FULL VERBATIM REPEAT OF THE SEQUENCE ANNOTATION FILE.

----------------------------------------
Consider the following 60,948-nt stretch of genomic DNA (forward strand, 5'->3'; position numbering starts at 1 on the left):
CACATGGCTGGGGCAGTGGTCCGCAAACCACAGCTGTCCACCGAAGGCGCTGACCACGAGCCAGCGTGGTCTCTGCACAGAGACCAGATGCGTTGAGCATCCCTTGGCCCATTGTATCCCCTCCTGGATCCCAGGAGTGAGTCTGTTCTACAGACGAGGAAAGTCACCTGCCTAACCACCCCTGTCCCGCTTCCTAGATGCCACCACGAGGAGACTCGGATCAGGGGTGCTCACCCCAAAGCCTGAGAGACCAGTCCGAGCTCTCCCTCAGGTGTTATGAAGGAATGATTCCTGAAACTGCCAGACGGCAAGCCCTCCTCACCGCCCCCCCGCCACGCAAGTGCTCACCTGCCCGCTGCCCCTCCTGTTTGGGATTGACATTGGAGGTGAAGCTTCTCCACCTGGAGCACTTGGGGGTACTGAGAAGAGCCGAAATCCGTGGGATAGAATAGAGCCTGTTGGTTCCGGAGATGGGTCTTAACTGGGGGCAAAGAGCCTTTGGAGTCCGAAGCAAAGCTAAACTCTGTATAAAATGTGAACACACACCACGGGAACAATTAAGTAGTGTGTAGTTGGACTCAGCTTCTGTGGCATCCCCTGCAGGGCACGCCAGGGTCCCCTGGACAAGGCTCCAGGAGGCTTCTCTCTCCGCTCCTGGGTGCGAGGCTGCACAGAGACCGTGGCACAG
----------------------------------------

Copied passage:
Consider the following 60,948-nt stretch of genomic DNA (forward strand, 5'->3'; position numbering starts at 1 on the left):
CACATGGCTGGGGCAGTGGTCCGCAAACCACAGCTGTCCACCGAAGGCGCTGACCACGAGCCAGCGTGGTCTCTGCACAGAGACCAGATGCGTTGAGCATCCCTTGGCCCATTGTATCCCCTCCTGGATCCCAGGAGTGAGTCTGTTCTACAGACGAGGAAAGTCACCTGCCTAACCACCCCTGTCCCGCTTCCTAGATGCCACCACGAGGAGACTCGGATCAGGGGTGCTCACCCCAAAGCCTGAGAGACCAGTCCGAGCTCTCCCTCAGGTGTTATGAAGGAATGATTCCTGAAACTGCCAGACGGCAAGCCCTCCTCACCGCCCCCCCGCCACGCAAGTGCTCACCTGCCCGCTGCCCCTCCTGTTTGGGATTGACATTGGAGGTGAAGCTTCTCCACCTGGAGCACTTGGGGGTACTGAGAAGAGCCGAAATCCGTGGGATAGAATAGAGCCTGTTGGTTCCGGAGATGGGTCTTAACTGGGGGCAAAGAGCCTTTGGAGTCCGAAGCAAAGCTAAACTCTGTATAAAATGTGAACACACACCACGGGAACAATTAAGTAGTGTGTAGTTGGACTCAGCTTCTGTGGCATCCCCTGCAGGGCACGCCAGGGTCCCCTGGACAAGGCTCCAGGAGGCTTCTCTCTCCGCTCCTGGGTGCGAGGCTGCACAGAGACCGTGGCACAG